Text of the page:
Trying to answer the problem of “well I’m in a shitty mood. Nothing is funny. I’m not funny. How the fuck do I get through this?”
Improvisers think they need be in a certain “positive” mood to do improv, and if they are not, they either don’t bother to show up to class or they ignore their feelings and paint a big latex smile on their faces and muscle through with that fake energy of a birthday party clown. Then when they have a bad improv class or a bad show, they end up beating themselves up or blaming it on their bad day.
What if we looked at those so-called negative emotions as a gift? And instead of trying to push them away, we were brave enough to acknowledge them by saying them out loud to a friend, the class or the group?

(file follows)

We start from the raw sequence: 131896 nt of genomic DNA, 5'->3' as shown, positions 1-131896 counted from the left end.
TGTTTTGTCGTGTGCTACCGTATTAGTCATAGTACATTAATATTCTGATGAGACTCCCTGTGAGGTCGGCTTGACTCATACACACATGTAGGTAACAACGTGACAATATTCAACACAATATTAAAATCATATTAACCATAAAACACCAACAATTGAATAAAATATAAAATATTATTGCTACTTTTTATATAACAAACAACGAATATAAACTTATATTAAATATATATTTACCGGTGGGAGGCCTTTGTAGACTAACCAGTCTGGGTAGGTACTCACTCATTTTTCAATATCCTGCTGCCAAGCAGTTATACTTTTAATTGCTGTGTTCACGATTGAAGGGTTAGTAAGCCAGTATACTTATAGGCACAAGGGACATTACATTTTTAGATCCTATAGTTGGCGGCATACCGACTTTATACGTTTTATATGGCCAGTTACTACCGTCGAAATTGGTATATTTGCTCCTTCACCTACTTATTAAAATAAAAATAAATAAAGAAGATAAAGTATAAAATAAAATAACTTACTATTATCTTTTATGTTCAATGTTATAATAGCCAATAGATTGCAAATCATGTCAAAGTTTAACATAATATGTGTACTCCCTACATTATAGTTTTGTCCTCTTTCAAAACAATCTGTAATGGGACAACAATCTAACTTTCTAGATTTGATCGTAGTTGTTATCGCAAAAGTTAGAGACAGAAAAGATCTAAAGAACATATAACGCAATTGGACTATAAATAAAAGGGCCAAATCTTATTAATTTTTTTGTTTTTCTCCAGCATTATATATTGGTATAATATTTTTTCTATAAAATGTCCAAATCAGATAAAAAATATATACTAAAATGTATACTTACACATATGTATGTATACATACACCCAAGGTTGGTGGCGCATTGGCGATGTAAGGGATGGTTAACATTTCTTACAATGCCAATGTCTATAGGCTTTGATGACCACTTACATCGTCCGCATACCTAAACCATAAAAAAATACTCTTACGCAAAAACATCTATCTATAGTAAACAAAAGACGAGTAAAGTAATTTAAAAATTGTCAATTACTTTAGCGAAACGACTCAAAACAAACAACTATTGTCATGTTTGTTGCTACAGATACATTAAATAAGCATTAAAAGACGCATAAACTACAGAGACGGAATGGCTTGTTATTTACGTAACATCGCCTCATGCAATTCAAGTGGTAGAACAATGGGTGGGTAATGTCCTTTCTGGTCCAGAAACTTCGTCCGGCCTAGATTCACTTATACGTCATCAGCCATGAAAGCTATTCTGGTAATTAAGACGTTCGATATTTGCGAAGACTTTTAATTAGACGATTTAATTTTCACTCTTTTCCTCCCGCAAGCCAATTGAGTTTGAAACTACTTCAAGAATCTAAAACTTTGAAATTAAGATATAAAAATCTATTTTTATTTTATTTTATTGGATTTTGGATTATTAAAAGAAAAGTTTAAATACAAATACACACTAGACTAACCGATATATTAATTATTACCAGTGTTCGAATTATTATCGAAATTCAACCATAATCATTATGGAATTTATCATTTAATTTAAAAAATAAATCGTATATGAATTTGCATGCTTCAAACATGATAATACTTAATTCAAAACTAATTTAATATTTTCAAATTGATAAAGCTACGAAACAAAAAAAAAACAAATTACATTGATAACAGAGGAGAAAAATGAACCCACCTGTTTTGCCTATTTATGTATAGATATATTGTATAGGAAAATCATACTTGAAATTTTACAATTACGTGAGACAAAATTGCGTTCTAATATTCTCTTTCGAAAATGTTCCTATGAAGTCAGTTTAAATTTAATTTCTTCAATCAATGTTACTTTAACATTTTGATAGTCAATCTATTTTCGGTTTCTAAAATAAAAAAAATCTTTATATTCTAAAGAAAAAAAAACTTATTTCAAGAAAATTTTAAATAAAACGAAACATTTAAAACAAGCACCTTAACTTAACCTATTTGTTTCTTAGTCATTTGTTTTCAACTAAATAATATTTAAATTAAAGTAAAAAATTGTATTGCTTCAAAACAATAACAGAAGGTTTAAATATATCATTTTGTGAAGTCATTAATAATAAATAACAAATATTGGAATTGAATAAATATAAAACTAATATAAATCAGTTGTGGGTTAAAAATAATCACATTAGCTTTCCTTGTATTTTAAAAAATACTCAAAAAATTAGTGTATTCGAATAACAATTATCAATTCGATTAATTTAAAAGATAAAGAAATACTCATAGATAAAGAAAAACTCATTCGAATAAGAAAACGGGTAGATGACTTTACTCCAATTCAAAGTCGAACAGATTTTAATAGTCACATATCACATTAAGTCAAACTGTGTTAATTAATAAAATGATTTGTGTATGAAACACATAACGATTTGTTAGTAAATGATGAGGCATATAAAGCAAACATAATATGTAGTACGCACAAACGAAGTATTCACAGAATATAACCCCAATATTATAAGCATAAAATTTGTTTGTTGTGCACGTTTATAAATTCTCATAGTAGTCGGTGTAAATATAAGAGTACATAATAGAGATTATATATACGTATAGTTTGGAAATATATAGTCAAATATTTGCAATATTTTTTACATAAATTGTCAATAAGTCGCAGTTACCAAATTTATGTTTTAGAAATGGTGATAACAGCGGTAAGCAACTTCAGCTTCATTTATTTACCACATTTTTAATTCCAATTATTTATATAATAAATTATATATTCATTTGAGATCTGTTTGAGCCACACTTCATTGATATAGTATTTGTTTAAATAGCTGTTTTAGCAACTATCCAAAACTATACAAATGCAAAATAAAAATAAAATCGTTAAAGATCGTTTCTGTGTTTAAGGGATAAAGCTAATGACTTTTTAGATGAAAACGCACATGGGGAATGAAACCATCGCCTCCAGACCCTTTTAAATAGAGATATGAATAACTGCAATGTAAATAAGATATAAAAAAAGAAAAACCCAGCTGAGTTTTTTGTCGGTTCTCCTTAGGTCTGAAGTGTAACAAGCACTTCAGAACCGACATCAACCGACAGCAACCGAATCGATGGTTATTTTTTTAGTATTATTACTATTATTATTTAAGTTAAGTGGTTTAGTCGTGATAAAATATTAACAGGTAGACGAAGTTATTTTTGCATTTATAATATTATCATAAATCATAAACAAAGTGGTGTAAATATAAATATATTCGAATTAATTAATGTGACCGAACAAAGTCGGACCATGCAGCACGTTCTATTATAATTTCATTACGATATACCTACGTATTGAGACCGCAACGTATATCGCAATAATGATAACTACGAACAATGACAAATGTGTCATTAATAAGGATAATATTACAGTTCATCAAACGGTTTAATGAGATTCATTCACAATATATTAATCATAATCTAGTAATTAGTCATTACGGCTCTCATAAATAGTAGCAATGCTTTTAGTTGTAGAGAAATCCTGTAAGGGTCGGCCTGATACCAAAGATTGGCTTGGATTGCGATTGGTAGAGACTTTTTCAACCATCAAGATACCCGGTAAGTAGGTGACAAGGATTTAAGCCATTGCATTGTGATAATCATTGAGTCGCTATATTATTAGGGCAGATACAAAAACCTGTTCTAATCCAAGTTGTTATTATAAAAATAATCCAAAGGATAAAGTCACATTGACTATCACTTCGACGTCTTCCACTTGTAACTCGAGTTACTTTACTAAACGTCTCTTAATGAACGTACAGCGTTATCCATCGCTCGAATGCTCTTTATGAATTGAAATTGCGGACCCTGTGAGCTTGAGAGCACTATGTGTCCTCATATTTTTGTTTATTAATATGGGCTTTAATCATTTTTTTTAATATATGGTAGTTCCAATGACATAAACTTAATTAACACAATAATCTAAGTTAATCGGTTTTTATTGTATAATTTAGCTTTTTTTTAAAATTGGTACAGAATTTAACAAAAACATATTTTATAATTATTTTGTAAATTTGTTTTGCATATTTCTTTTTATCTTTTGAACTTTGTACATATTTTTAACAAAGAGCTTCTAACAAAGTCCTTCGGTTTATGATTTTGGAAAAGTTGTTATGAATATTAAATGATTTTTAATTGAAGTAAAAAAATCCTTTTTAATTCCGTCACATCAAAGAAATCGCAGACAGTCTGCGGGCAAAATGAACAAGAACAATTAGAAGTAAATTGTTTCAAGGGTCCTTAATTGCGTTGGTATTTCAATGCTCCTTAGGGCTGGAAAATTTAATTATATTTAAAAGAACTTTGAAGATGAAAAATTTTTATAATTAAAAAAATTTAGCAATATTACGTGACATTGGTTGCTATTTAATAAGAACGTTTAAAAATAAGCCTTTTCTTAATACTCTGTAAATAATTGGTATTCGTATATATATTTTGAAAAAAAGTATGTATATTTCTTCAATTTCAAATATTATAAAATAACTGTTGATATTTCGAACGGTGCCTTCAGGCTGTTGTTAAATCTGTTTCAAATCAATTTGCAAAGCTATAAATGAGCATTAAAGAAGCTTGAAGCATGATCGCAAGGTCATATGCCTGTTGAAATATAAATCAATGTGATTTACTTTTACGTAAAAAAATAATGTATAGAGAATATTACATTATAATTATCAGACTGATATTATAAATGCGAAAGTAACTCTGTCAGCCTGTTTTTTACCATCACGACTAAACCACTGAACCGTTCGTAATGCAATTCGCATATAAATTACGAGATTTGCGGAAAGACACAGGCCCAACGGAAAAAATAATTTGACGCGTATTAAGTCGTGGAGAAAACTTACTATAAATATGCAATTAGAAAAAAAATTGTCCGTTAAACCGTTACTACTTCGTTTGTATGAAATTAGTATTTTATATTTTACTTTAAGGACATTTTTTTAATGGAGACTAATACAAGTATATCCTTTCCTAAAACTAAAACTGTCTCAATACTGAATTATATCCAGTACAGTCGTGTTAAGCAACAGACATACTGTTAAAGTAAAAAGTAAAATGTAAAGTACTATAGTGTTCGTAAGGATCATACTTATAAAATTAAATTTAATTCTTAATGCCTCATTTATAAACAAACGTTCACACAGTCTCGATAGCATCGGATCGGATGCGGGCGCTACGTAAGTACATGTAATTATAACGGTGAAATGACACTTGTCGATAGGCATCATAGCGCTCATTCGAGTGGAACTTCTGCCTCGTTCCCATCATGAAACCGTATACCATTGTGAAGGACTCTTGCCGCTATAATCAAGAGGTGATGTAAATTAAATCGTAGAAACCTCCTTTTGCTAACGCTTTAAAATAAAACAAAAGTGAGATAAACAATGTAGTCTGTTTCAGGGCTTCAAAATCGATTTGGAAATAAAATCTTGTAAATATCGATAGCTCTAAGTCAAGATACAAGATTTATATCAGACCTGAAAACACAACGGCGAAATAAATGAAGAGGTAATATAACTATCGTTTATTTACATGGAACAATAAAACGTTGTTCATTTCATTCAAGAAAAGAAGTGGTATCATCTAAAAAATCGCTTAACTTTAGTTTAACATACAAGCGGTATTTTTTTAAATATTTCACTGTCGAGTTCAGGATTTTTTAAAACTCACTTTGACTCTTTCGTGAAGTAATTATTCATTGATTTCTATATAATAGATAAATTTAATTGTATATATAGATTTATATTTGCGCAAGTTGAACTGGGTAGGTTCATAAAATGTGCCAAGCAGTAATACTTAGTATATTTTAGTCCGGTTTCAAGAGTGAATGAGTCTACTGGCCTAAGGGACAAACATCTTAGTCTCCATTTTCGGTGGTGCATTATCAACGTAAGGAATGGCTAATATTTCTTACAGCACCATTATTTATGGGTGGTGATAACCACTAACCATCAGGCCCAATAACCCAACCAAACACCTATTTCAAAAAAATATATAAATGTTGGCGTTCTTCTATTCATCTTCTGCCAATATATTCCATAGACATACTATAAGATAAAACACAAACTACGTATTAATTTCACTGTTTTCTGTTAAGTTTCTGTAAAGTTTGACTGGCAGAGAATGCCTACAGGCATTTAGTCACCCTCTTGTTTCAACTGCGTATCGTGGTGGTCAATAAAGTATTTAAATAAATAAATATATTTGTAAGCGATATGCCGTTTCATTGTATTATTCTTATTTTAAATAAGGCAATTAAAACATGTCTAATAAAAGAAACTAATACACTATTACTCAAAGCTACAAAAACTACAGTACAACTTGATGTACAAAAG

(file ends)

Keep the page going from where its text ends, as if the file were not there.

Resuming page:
…Charlie McCrackin of The Reckoning… said if you are feeling sad or angry you might want to use them in character. Charlie e-mailed me later: “The only things I can add to my thoughts on emotions is that it’s easier to make use of the strong emotions already present in you than to try to build strong emotions from out of nowhere. Plus denying your actual emotions diminishes your ability to play truthfully.”
…just because I have a bad day does not mean I have to do bad improv at night. Instead, I can use those emotions to inspire my choices and deepen my connections with my partners to make me an even better improviser.